Systems biology approach to elucidation of contaminant biodegradation in complex samples – integration of high-resolution analytical and molecular tools
We present here a data-driven systems biology framework for the rational design of biotechnological solutions for contaminated environments with the aim of understanding the interactions and mechanisms underpinning the role of microbial communities in the biodegradation of contaminated soils. We have considered a multi-omics approach that employs novel in silico tools to combine high-throughput sequencing data (16S rRNA amplicons) with chemical data including high-resolution analytical data generated by comprehensive two-dimensional gas chromatography (GC × GC). To assess this approach, we have considered a matching dataset with both microbiological and chemical signatures available for samples from two former manufactured gas plant sites. On this dataset, we applied the numerical procedures informed by ecological principles (predominantly diversity measures) as well as recently published statistical approaches that give discriminatory features and their correlations by maximizing the covariances between multiple datasets on the same sample space. In particular, we have utilized sparse projection to latent discriminant analysis and its derivative to multiple datasets, an N-integration algorithm called DIABLO. Our results indicate microbial community structure dependent on the contaminated environment and unravel promising interactions of some of the microbial species with biodegradation potential. To the best of our knowledge, this is the first study that incorporates with the microbiome an unprecedented high-level distribution of hydrocarbons obtained through GC × GC.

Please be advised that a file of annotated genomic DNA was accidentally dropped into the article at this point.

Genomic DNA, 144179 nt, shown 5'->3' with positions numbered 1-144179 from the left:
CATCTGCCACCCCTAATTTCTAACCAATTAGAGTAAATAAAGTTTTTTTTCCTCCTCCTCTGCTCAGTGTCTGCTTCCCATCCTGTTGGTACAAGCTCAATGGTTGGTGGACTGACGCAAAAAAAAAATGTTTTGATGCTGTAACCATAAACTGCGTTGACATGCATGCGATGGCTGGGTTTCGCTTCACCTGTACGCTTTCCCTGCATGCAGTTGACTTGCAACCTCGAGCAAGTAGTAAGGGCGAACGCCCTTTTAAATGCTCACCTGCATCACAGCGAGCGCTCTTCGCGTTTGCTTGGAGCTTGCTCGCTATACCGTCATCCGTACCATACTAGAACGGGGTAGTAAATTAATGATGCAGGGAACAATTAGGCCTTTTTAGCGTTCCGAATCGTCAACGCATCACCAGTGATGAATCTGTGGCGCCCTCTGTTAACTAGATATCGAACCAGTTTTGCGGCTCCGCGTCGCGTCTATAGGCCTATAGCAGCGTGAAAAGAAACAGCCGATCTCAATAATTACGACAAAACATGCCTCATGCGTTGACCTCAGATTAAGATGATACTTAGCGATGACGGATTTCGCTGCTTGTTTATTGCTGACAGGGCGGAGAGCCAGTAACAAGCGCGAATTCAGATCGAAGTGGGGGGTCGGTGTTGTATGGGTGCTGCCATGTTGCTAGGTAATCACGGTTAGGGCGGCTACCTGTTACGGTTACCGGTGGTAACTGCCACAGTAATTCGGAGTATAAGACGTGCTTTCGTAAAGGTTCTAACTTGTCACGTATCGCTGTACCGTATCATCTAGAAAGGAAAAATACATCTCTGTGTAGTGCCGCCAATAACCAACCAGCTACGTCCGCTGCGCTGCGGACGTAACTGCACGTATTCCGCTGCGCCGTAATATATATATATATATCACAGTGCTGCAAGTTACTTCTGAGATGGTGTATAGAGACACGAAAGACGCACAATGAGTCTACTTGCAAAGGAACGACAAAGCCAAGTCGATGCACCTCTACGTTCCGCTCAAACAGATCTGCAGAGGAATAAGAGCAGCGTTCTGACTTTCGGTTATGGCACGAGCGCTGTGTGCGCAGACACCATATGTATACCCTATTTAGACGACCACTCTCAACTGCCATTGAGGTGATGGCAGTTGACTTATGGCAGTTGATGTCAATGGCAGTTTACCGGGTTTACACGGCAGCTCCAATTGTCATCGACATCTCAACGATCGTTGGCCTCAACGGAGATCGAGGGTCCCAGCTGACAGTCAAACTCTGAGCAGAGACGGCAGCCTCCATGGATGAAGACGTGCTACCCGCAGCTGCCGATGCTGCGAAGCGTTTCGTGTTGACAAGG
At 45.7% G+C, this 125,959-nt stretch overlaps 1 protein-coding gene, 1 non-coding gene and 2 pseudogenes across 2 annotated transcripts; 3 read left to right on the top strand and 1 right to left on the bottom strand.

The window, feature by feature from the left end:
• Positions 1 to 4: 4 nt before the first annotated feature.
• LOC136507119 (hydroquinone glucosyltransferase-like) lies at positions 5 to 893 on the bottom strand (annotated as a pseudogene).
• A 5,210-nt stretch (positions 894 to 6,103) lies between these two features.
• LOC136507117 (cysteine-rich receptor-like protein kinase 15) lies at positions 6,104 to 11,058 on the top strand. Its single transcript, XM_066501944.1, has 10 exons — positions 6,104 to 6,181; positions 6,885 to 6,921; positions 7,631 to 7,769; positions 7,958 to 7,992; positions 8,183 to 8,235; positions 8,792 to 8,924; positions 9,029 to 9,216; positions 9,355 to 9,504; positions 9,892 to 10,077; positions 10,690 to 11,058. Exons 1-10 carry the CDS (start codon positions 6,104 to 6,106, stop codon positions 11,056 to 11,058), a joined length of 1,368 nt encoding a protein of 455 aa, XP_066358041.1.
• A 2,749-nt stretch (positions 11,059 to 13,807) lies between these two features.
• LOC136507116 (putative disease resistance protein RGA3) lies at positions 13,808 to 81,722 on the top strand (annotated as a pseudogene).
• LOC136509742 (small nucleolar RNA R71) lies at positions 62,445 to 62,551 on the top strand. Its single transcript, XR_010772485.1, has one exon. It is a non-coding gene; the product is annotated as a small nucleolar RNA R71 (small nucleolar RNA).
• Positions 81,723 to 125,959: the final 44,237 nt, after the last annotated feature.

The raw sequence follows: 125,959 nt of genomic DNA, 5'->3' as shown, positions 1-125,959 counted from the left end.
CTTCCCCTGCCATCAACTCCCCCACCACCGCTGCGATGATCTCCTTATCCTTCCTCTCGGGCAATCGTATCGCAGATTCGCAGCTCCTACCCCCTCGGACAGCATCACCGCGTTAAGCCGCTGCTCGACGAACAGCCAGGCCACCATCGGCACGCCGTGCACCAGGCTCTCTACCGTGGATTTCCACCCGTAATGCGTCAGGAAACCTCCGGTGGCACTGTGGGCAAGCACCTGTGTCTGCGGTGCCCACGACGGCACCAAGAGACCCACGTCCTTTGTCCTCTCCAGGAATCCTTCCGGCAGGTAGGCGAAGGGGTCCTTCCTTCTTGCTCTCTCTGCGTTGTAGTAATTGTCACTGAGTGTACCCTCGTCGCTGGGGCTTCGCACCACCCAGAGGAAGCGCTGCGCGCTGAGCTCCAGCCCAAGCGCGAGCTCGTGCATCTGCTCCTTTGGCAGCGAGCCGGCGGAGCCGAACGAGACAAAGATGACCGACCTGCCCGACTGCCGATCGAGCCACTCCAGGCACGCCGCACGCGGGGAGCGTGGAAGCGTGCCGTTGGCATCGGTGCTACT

- This article is part of the themed collection: Challenges in analysis of complex natural mixtures